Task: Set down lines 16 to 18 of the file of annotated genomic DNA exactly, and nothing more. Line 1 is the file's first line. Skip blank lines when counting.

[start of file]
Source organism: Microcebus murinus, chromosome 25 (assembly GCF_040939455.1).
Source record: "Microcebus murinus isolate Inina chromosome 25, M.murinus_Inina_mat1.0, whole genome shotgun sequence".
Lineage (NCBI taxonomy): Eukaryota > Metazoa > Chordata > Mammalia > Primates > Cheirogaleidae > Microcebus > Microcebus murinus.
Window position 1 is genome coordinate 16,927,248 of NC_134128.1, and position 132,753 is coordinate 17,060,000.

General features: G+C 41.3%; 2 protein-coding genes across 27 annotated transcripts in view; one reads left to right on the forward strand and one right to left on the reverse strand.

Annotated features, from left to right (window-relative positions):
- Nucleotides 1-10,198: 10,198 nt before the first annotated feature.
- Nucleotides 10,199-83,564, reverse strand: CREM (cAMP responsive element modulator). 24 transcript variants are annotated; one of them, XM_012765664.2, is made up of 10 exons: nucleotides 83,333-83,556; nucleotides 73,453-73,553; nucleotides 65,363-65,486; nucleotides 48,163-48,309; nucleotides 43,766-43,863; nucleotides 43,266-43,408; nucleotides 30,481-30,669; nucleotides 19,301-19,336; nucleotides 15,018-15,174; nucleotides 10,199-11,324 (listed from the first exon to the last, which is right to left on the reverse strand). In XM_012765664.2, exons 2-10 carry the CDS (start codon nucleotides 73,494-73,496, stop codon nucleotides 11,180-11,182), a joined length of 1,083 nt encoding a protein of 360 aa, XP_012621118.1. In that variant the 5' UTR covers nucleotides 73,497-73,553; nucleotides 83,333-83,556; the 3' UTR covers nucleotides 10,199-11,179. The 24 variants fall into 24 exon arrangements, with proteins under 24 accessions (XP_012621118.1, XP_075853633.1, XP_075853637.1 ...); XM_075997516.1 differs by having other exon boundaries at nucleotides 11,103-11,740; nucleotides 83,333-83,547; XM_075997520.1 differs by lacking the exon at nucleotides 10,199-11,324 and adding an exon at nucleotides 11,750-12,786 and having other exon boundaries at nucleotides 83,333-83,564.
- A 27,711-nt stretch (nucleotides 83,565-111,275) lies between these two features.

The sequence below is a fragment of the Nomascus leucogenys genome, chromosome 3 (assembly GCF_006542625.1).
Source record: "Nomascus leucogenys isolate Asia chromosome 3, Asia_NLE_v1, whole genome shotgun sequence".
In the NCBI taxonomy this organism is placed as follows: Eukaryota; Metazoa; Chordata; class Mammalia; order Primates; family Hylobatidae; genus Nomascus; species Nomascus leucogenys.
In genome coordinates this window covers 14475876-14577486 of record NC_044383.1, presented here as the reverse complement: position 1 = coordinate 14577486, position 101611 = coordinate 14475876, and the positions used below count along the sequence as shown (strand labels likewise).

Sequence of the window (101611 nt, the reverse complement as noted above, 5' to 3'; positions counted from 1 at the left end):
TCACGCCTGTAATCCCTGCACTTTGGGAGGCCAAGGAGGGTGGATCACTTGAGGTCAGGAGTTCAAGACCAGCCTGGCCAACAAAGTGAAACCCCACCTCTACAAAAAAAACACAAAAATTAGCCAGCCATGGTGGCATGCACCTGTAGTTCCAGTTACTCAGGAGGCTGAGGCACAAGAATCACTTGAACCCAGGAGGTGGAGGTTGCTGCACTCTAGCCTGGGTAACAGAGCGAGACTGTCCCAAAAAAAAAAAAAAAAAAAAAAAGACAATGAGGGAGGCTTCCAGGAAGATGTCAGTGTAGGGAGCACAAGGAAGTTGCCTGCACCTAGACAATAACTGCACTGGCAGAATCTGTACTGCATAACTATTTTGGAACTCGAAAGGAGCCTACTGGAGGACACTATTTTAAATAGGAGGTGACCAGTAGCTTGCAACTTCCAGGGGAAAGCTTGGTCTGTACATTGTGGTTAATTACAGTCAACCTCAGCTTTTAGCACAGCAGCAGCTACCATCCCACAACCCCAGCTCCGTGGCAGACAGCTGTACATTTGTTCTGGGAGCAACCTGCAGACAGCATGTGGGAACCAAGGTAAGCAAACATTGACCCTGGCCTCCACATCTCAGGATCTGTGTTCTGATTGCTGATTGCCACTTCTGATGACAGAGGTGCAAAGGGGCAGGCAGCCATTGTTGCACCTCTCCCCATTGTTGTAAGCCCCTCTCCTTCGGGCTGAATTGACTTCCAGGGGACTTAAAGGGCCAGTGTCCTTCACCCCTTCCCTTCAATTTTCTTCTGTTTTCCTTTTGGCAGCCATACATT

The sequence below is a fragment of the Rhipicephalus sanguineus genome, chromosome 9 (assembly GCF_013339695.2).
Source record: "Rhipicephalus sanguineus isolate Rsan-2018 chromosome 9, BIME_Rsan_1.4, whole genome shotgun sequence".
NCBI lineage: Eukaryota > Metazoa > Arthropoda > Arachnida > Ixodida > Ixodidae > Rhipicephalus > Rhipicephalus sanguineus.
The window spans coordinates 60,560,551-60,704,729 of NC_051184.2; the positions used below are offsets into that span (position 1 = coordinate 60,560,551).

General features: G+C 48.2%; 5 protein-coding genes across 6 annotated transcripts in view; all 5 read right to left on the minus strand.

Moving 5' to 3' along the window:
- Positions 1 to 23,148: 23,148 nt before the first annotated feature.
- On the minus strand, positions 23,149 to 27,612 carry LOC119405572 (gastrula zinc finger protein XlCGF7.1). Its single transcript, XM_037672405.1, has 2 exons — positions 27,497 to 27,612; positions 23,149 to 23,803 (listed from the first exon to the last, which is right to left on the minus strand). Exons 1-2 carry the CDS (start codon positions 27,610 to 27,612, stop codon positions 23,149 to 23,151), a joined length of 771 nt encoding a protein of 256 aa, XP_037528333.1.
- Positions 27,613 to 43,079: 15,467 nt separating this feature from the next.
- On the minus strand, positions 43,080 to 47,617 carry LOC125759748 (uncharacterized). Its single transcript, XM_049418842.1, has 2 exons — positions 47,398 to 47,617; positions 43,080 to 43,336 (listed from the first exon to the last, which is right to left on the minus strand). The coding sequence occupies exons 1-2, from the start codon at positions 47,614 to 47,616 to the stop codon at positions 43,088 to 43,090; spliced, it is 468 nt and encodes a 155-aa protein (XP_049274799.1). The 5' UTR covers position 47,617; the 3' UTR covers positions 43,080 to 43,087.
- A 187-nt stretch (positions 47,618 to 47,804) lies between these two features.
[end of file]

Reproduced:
The sequence below is a fragment of the Rhipicephalus sanguineus genome, chromosome 9 (assembly GCF_013339695.2).
Source record: "Rhipicephalus sanguineus isolate Rsan-2018 chromosome 9, BIME_Rsan_1.4, whole genome shotgun sequence".
NCBI lineage: Eukaryota > Metazoa > Arthropoda > Arachnida > Ixodida > Ixodidae > Rhipicephalus > Rhipicephalus sanguineus.